Despite the challenges in the global crypto markets this year, including extreme slumps in value, retail traders in Africa’s crypto market have continued trading digital assets.
- In September 2021, cryptocurrency adoption in Africa reached a crucial milestone when Sub-Saharan African users surpassed $80 million in crypto holdings.
- Before crypto, African countries embraced mobile money.
- Even dramatic fluctuations in value, seen from this year’s crypto bear market, remain somewhat insignificant since African users normally cash in and out quickly.
Cryptocurrency adoption in Africa
In September 2021, cryptocurrency adoption in Africa reached a crucial milestone when Sub-Saharan African users surpassed $80 million in crypto holdings, surpassing the total number of U.S. users.
Morocco, a North African nation with a GDP below the global top 50 in the world, has one of the largest crypto-holding populations, with more than 2.5 per cent of the population possessing a form of digital currency.
Retail users rather than institutional investors primarily power Africa’s crypto growth. According to Chainalysis, Africa’s crypto market has a bigger share of its transaction volume from large retail and small retail-sized payments than the global average. This largely emanates from higher grassroots adoption amongst everyday users.
Mobile money’s massive role in Africa’s crypto market
Before crypto, African countries embraced mobile money. In 2007, the first mobile money company, M-Pesa, completely changed how Africans spend and store money. The launch of mobile money in Kenya was a runaway success, with M-Pesa dominating over 99% of the market share.
This success led to widespread mobile money growth in Africa. Consequently, more than 60% of all global mobile money transactions flow through Africa. The significant success of mobile money in Sub-Saharan Africa has proven that it is open to embracing new technological advancements.
Africa has historically lagged in periods of global transformation due to the lasting effects of colonization and stereotypical thinking in the rest of the world. In the previous industrial revolutions, African countries were often exploited for natural resources or labour, aiding growth in the West at the expense of their development.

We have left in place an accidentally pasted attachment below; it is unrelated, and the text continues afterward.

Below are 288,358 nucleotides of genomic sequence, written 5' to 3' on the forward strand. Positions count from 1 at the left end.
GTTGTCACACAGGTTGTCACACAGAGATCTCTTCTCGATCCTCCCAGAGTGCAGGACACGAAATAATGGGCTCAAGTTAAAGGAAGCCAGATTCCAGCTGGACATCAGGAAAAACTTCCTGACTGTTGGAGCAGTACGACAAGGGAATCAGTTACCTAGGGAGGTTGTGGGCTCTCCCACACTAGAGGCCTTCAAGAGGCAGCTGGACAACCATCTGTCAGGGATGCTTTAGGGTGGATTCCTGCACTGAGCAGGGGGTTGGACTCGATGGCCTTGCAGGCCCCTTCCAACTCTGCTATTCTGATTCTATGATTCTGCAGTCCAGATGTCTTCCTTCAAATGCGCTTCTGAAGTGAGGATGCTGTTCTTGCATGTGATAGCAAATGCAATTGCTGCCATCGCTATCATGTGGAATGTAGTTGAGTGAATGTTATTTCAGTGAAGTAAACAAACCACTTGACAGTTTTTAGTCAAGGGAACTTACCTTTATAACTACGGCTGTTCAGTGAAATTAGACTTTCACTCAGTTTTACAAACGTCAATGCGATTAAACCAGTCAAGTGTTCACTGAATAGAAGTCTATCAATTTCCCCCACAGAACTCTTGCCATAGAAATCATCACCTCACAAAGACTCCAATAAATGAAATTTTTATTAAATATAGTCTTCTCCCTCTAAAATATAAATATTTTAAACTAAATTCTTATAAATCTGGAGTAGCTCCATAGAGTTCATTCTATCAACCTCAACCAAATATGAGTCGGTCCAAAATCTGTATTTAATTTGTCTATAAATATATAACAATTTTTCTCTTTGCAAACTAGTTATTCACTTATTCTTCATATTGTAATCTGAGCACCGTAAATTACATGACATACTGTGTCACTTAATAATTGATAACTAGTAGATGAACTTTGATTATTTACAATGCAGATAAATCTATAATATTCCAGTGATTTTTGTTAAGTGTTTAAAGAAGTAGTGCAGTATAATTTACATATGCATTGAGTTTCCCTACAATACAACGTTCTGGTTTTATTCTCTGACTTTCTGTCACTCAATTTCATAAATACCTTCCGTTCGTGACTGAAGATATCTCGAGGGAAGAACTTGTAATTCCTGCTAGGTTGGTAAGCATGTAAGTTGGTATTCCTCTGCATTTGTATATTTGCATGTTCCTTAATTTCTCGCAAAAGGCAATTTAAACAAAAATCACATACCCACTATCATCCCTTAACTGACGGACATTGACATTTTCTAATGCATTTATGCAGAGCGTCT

The world is undergoing a fourth industrial revolution, led by the widespread adoption of the internet and the movement to renewable energy sources. Blockchain, cryptocurrencies and other distributed ledger technologies (DLT) will play a role in this revolution.
Africa will not only participate in such a transformational period but also help lead it. The latest evolutionary step in crypto, Web 3, needs Africa to succeed with its willingness to adopt new technologies and huge populations needing better financial services.
What is a crypto bear market
In stocks, a bear market is a prolonged fall in investment prices. Usually, a bear market happens when a broad market index drops by 20 per cent or more from the most recent high. A bear market can affect the entire market or just individual stocks.
A crypto bear market is a period of prolonged and often volatile decline in the price of nearly all assets. By extension, a crypto bear market, commonly known as a crypto winter, is a similar slump in the value of crypto assets across the market. It often results in some projects being wiped from the market as they struggle to raise funds and meet user and investor expectations.
A crypto bear market begins with a demand-supply imbalance that sees most market participants on the sell side. Fear and uncertainty creep into frothy market conditions, and selling starts to outweigh the demand side, resulting in significant declines that fail to recover quickly.
From a technical perspective, this is reflected by a run of lower highs and lower lows on a more extended range, such as the highs and lows formed since November 2021 in the bitcoin market.